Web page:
Thursday, April 28, 2005

Auster’s Brilliance

I must now use this blog to plug my new favorite author, Paul Auster. I recently read The New York Trilogy, which is made up of three novellas, all set in New York City. He uses the mystery / detective genre to explore language and the narrative style. The three stories are connected in that the characters are exploring identity and the self (and coming to some startling conclusions). His characters are mysterious, but very exciting and real. He often uses authors as characters in his stories, and by doing this, the exploration of the art of writing becomes one of the themes (although not a central theme). These three stories stay with you long after you have read them and continue to make you think, which is the mark of great literature.

Before I read the New York Trilogy, I read Auster’s The Book of Illusions. That has remained one of my favorite books. The character he created, Hector Mann, is by far one of the best characters in modern fiction. There is not another character that I have read that comes to life as fully as Hector Mann does in this story. Hector Mann and the narrator are also exploring their own identities – and while Hector tries desperately to remain forgotten, the narrator tries to create a legacy for both of them.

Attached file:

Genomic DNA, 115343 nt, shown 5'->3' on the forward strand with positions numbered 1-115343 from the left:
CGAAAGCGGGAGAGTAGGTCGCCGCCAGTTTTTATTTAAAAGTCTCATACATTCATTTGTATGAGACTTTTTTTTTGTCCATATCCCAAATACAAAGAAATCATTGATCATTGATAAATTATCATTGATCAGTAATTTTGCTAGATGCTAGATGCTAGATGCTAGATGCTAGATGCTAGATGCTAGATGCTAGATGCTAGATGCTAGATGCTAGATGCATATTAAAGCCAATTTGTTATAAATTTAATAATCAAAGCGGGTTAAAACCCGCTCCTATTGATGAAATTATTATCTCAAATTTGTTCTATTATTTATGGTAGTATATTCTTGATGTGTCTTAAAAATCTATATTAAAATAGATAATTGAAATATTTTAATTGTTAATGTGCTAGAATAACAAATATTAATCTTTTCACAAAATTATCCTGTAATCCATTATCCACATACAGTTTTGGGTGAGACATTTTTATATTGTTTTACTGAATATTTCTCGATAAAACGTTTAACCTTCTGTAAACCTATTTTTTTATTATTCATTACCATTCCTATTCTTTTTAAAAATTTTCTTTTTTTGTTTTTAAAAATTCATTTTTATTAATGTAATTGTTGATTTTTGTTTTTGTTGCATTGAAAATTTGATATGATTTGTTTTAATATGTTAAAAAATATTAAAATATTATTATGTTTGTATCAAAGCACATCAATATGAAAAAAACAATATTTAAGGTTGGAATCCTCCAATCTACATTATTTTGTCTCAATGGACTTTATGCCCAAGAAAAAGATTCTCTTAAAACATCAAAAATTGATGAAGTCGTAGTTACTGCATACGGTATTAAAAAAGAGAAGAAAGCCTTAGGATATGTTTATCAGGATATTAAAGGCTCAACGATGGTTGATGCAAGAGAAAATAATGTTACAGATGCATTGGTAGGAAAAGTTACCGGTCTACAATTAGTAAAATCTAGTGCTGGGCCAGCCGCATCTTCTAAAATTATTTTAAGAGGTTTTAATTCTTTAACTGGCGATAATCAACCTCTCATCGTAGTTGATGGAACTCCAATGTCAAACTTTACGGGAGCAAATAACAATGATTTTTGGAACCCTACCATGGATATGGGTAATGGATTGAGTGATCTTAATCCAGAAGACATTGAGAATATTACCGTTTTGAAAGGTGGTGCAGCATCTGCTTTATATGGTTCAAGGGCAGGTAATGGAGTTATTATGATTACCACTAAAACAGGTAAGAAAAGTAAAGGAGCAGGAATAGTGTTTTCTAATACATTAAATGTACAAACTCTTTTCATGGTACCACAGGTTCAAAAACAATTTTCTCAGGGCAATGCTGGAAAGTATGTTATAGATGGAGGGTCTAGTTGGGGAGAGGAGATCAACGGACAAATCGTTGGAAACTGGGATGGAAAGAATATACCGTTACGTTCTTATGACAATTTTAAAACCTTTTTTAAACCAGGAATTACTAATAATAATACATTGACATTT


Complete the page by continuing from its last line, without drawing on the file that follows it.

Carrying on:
The true mark of Auster's brilliance is his writing style. A college professor once told me that the most important component of any good writing is the voice of the author – and Auster has an incredible voice. He uses the full spectrum of the English language, but does this while remaining very readable and without sounding verbose. As a reader, you will find yourself pulled into stories that lack the drama and suspense of pop-fiction – and this is because his voice is so powerful. Some reviews on his works call him a post-modern writer. I can't tell you if that is true (or what that means) but I can tell you his work is brilliant.